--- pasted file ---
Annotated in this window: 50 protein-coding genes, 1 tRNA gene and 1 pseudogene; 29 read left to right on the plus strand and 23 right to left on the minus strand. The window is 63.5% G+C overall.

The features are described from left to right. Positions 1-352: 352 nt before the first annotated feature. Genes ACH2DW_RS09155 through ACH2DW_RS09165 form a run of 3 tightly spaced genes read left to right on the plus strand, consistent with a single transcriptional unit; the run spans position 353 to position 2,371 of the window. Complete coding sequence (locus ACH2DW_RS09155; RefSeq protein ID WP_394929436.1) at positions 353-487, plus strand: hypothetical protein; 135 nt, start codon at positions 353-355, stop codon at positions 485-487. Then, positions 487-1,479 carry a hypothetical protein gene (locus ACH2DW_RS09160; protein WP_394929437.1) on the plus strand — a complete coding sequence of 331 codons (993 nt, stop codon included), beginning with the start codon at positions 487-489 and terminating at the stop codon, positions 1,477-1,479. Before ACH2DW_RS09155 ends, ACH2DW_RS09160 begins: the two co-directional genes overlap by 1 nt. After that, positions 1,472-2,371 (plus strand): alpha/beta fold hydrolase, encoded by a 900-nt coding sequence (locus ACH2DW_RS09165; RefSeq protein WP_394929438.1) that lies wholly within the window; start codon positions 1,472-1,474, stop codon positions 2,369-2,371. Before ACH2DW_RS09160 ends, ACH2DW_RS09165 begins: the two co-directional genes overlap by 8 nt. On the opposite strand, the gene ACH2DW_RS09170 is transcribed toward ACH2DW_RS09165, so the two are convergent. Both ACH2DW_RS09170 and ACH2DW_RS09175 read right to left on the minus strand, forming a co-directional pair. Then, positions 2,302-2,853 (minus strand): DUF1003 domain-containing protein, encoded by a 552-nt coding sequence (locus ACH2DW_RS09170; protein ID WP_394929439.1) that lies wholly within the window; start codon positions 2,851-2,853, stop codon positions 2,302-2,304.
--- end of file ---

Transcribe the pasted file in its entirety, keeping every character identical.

Annotated in this window: 50 protein-coding genes, 1 tRNA gene and 1 pseudogene; 29 read left to right on the plus strand and 23 right to left on the minus strand. The window is 63.5% G+C overall.

The features are described from left to right. Positions 1-352: 352 nt before the first annotated feature. Genes ACH2DW_RS09155 through ACH2DW_RS09165 form a run of 3 tightly spaced genes read left to right on the plus strand, consistent with a single transcriptional unit; the run spans position 353 to position 2,371 of the window. Complete coding sequence (locus ACH2DW_RS09155; RefSeq protein ID WP_394929436.1) at positions 353-487, plus strand: hypothetical protein; 135 nt, start codon at positions 353-355, stop codon at positions 485-487. Then, positions 487-1,479 carry a hypothetical protein gene (locus ACH2DW_RS09160; protein WP_394929437.1) on the plus strand — a complete coding sequence of 331 codons (993 nt, stop codon included), beginning with the start codon at positions 487-489 and terminating at the stop codon, positions 1,477-1,479. Before ACH2DW_RS09155 ends, ACH2DW_RS09160 begins: the two co-directional genes overlap by 1 nt. After that, positions 1,472-2,371 (plus strand): alpha/beta fold hydrolase, encoded by a 900-nt coding sequence (locus ACH2DW_RS09165; RefSeq protein WP_394929438.1) that lies wholly within the window; start codon positions 1,472-1,474, stop codon positions 2,369-2,371. Before ACH2DW_RS09160 ends, ACH2DW_RS09165 begins: the two co-directional genes overlap by 8 nt. On the opposite strand, the gene ACH2DW_RS09170 is transcribed toward ACH2DW_RS09165, so the two are convergent. Both ACH2DW_RS09170 and ACH2DW_RS09175 read right to left on the minus strand, forming a co-directional pair. Then, positions 2,302-2,853 (minus strand): DUF1003 domain-containing protein, encoded by a 552-nt coding sequence (locus ACH2DW_RS09170; protein ID WP_394929439.1) that lies wholly within the window; start codon positions 2,851-2,853, stop codon positions 2,302-2,304.